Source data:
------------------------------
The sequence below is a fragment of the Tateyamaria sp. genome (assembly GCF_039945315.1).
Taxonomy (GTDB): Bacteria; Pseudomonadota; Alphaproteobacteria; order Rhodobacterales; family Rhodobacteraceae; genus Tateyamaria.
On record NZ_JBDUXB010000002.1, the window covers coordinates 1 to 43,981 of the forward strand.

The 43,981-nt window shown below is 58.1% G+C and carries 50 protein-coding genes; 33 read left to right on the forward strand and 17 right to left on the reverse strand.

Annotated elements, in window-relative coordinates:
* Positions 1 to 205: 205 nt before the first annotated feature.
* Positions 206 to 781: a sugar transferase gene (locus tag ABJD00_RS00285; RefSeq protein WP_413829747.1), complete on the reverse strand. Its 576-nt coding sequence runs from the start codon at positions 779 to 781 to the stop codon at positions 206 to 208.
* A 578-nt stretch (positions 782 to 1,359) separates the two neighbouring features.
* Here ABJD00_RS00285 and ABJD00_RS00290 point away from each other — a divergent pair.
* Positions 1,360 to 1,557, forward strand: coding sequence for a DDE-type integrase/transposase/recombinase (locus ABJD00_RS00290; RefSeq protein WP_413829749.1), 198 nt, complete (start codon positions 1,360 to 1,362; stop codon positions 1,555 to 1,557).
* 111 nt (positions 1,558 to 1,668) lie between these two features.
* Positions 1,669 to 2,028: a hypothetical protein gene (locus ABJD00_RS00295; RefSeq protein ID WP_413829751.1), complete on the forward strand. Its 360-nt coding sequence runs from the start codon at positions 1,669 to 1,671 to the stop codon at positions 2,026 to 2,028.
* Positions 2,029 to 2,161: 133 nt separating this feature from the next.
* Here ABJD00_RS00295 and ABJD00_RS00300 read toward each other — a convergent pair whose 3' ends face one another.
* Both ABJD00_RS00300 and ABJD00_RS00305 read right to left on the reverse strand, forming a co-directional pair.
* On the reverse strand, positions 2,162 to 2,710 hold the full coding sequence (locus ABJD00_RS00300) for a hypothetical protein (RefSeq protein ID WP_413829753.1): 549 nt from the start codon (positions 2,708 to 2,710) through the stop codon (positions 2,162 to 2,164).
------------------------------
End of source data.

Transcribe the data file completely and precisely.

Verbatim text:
The sequence below is a fragment of the Tateyamaria sp. genome (assembly GCF_039945315.1).
Taxonomy (GTDB): Bacteria; Pseudomonadota; Alphaproteobacteria; order Rhodobacterales; family Rhodobacteraceae; genus Tateyamaria.
On record NZ_JBDUXB010000002.1, the window covers coordinates 1 to 43,981 of the forward strand.

The 43,981-nt window shown below is 58.1% G+C and carries 50 protein-coding genes; 33 read left to right on the forward strand and 17 right to left on the reverse strand.

Annotated elements, in window-relative coordinates:
* Positions 1 to 205: 205 nt before the first annotated feature.
* Positions 206 to 781: a sugar transferase gene (locus tag ABJD00_RS00285; RefSeq protein WP_413829747.1), complete on the reverse strand. Its 576-nt coding sequence runs from the start codon at positions 779 to 781 to the stop codon at positions 206 to 208.
* A 578-nt stretch (positions 782 to 1,359) separates the two neighbouring features.
* Here ABJD00_RS00285 and ABJD00_RS00290 point away from each other — a divergent pair.
* Positions 1,360 to 1,557, forward strand: coding sequence for a DDE-type integrase/transposase/recombinase (locus ABJD00_RS00290; RefSeq protein WP_413829749.1), 198 nt, complete (start codon positions 1,360 to 1,362; stop codon positions 1,555 to 1,557).
* 111 nt (positions 1,558 to 1,668) lie between these two features.
* Positions 1,669 to 2,028: a hypothetical protein gene (locus ABJD00_RS00295; RefSeq protein ID WP_413829751.1), complete on the forward strand. Its 360-nt coding sequence runs from the start codon at positions 1,669 to 1,671 to the stop codon at positions 2,026 to 2,028.
* Positions 2,029 to 2,161: 133 nt separating this feature from the next.
* Here ABJD00_RS00295 and ABJD00_RS00300 read toward each other — a convergent pair whose 3' ends face one another.
* Both ABJD00_RS00300 and ABJD00_RS00305 read right to left on the reverse strand, forming a co-directional pair.
* On the reverse strand, positions 2,162 to 2,710 hold the full coding sequence (locus ABJD00_RS00300) for a hypothetical protein (RefSeq protein ID WP_413829753.1): 549 nt from the start codon (positions 2,708 to 2,710) through the stop codon (positions 2,162 to 2,164).